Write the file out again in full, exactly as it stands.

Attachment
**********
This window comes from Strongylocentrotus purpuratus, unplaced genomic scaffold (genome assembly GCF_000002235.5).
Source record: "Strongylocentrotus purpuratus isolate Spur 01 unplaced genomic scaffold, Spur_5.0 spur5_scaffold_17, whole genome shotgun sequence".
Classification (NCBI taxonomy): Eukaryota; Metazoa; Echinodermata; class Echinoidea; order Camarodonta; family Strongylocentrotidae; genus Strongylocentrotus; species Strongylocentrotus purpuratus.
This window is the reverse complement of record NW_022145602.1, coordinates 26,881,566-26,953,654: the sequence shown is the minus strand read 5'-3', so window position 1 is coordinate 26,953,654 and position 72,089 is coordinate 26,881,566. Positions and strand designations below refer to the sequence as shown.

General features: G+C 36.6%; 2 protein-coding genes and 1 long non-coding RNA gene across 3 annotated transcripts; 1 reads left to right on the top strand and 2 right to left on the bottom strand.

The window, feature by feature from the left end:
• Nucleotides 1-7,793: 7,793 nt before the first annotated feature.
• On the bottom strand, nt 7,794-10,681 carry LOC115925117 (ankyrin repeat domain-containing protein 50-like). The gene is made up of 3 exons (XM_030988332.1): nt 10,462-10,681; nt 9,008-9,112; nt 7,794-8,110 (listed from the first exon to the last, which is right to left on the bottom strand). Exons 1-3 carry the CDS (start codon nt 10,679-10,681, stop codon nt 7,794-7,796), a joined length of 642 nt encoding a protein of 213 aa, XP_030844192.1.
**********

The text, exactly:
This window comes from Strongylocentrotus purpuratus, unplaced genomic scaffold (genome assembly GCF_000002235.5).
Source record: "Strongylocentrotus purpuratus isolate Spur 01 unplaced genomic scaffold, Spur_5.0 spur5_scaffold_17, whole genome shotgun sequence".
Classification (NCBI taxonomy): Eukaryota; Metazoa; Echinodermata; class Echinoidea; order Camarodonta; family Strongylocentrotidae; genus Strongylocentrotus; species Strongylocentrotus purpuratus.
This window is the reverse complement of record NW_022145602.1, coordinates 26,881,566-26,953,654: the sequence shown is the minus strand read 5'-3', so window position 1 is coordinate 26,953,654 and position 72,089 is coordinate 26,881,566. Positions and strand designations below refer to the sequence as shown.

General features: G+C 36.6%; 2 protein-coding genes and 1 long non-coding RNA gene across 3 annotated transcripts; 1 reads left to right on the top strand and 2 right to left on the bottom strand.

The window, feature by feature from the left end:
• Nucleotides 1-7,793: 7,793 nt before the first annotated feature.
• On the bottom strand, nt 7,794-10,681 carry LOC115925117 (ankyrin repeat domain-containing protein 50-like). The gene is made up of 3 exons (XM_030988332.1): nt 10,462-10,681; nt 9,008-9,112; nt 7,794-8,110 (listed from the first exon to the last, which is right to left on the bottom strand). Exons 1-3 carry the CDS (start codon nt 10,679-10,681, stop codon nt 7,794-7,796), a joined length of 642 nt encoding a protein of 213 aa, XP_030844192.1.